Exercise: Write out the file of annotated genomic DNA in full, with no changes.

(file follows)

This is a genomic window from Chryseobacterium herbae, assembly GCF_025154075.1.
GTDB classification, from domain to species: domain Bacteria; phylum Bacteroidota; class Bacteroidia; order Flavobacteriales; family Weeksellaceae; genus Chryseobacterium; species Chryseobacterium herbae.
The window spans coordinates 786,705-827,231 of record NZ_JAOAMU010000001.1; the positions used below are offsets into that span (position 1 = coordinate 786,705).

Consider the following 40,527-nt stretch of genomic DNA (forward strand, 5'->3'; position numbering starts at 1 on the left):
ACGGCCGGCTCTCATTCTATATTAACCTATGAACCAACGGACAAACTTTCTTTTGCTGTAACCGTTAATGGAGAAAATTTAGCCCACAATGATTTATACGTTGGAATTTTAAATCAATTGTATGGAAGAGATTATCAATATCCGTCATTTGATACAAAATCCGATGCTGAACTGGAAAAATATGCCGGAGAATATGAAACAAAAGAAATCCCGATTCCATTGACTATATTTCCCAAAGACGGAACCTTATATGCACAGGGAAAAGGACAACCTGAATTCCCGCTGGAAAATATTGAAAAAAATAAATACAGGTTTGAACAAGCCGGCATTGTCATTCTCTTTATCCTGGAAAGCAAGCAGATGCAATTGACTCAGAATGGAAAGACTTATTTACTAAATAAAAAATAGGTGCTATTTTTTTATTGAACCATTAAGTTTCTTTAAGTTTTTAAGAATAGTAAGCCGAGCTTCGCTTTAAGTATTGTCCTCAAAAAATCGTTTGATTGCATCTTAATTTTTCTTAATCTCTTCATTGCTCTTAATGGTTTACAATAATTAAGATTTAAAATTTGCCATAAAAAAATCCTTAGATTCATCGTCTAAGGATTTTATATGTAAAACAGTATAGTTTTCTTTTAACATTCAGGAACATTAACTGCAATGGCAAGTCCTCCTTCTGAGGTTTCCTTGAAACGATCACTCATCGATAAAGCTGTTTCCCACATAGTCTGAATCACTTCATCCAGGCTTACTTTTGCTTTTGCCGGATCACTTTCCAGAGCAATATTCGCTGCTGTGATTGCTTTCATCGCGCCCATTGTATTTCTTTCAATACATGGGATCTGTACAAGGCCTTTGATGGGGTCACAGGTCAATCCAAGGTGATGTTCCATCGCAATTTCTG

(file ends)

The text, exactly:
This is a genomic window from Chryseobacterium herbae, assembly GCF_025154075.1.
GTDB classification, from domain to species: domain Bacteria; phylum Bacteroidota; class Bacteroidia; order Flavobacteriales; family Weeksellaceae; genus Chryseobacterium; species Chryseobacterium herbae.
The window spans coordinates 786,705-827,231 of record NZ_JAOAMU010000001.1; the positions used below are offsets into that span (position 1 = coordinate 786,705).

Consider the following 40,527-nt stretch of genomic DNA (forward strand, 5'->3'; position numbering starts at 1 on the left):
ACGGCCGGCTCTCATTCTATATTAACCTATGAACCAACGGACAAACTTTCTTTTGCTGTAACCGTTAATGGAGAAAATTTAGCCCACAATGATTTATACGTTGGAATTTTAAATCAATTGTATGGAAGAGATTATCAATATCCGTCATTTGATACAAAATCCGATGCTGAACTGGAAAAATATGCCGGAGAATATGAAACAAAAGAAATCCCGATTCCATTGACTATATTTCCCAAAGACGGAACCTTATATGCACAGGGAAAAGGACAACCTGAATTCCCGCTGGAAAATATTGAAAAAAATAAATACAGGTTTGAACAAGCCGGCATTGTCATTCTCTTTATCCTGGAAAGCAAGCAGATGCAATTGACTCAGAATGGAAAGACTTATTTACTAAATAAAAAATAGGTGCTATTTTTTTATTGAACCATTAAGTTTCTTTAAGTTTTTAAGAATAGTAAGCCGAGCTTCGCTTTAAGTATTGTCCTCAAAAAATCGTTTGATTGCATCTTAATTTTTCTTAATCTCTTCATTGCTCTTAATGGTTTACAATAATTAAGATTTAAAATTTGCCATAAAAAAATCCTTAGATTCATCGTCTAAGGATTTTATATGTAAAACAGTATAGTTTTCTTTTAACATTCAGGAACATTAACTGCAATGGCAAGTCCTCCTTCTGAGGTTTCCTTGAAACGATCACTCATCGATAAAGCTGTTTCCCACATAGTCTGAATCACTTCATCCAGGCTTACTTTTGCTTTTGCCGGATCACTTTCCAGAGCAATATTCGCTGCTGTGATTGCTTTCATCGCGCCCATTGTATTTCTTTCAATACATGGGATCTGTACAAGGCCTTTGATGGGGTCACAGGTCAATCCAAGGTGATGTTCCATCGCAATTTCTG